As the Internet continues to grow, the Internet advertising industry flourishes as a means of reaching the appropriate market segments. Internet advertisers provide the monetary incentive for Internet publishers to display advertisements on their Web sites. Internet advertisers and publishers contract through a commissioner that takes care of the accounting issues, and earns a commission on the advertisers' payments. Some publishers are dishonest, and use automation to generate traffic to defraud the advertisers. The commissioner, who is supposed to distinguish fraudulent traffic from normal traffic, cannot track individual computers in order not to violate surfers' privacy.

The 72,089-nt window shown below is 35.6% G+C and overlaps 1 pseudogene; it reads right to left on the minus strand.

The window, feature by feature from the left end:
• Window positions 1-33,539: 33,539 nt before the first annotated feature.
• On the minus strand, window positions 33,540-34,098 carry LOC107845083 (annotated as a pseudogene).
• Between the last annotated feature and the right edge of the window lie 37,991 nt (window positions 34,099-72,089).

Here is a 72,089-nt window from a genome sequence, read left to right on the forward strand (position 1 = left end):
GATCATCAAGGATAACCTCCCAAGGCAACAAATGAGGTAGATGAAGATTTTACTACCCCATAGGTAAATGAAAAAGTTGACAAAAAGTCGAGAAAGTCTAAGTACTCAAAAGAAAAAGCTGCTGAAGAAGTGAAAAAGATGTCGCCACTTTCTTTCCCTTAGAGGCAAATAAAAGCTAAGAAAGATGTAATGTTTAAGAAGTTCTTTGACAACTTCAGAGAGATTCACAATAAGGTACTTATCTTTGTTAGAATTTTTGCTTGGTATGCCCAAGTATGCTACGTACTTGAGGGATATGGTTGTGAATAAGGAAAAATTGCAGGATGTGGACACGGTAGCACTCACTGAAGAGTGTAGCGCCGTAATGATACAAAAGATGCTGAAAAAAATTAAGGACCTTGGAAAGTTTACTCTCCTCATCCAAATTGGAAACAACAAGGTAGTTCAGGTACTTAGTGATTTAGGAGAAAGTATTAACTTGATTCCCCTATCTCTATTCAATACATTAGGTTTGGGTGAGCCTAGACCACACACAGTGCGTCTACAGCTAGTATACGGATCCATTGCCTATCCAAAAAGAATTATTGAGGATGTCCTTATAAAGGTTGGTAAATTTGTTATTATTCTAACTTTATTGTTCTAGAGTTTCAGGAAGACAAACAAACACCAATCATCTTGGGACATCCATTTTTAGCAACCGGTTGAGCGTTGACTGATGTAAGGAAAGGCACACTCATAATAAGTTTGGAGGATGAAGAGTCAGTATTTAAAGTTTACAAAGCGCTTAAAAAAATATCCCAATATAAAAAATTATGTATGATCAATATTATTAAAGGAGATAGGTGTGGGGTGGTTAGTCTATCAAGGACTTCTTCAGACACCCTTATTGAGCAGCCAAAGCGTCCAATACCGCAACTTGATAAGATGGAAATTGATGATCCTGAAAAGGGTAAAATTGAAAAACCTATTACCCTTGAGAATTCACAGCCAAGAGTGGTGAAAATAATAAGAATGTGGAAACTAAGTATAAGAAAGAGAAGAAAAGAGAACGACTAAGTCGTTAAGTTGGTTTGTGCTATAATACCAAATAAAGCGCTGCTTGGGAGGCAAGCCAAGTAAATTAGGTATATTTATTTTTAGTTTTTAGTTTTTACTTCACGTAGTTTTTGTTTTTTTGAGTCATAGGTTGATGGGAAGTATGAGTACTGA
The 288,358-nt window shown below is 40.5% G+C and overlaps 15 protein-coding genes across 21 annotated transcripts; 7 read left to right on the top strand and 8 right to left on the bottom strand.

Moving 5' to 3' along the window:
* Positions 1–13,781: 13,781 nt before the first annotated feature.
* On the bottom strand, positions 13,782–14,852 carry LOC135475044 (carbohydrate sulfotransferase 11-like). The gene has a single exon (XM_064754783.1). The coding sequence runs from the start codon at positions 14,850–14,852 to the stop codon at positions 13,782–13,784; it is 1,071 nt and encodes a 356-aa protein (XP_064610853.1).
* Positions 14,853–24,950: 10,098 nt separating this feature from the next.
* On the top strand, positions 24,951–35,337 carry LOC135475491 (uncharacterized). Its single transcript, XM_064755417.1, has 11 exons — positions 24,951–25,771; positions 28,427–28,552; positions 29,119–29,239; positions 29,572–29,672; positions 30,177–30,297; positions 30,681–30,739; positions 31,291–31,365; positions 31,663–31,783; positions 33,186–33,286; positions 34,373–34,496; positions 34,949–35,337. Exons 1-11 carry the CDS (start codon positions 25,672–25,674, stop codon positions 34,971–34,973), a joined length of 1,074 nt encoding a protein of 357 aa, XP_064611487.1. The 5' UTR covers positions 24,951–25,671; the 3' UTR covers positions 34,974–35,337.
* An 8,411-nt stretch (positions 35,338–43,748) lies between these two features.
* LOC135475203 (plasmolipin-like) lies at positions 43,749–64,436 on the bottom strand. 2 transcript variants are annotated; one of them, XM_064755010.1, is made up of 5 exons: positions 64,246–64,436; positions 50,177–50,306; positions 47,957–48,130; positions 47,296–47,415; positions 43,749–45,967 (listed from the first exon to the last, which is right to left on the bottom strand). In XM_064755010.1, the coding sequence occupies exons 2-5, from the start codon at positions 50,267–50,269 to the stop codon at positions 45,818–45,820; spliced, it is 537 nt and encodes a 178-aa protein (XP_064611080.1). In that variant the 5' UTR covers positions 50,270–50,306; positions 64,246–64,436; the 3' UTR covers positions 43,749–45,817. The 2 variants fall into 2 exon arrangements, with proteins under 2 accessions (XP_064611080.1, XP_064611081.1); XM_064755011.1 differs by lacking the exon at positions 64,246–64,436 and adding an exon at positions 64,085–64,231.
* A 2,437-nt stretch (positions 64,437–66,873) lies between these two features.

In this paper, we describe the advertising network model in detail, and share, with the research community, our field experience and concerns about detecting fraudulent publishers. This paper provides a classification of the hit inflation techniques, and stream analysis schemes that would detect fraud attacks of many classes of the proposed classification. For some classes, we abstract detecting their fraud attacks as theoretical stream analysis problems that we propose as open problems. In addition, we consider the problem of detecting automated activities. A framework is outlined for deploying the proposed fraud detection algorithms on a generic architecture. We conclude by some findings of our attempt to detect fraud on a real network.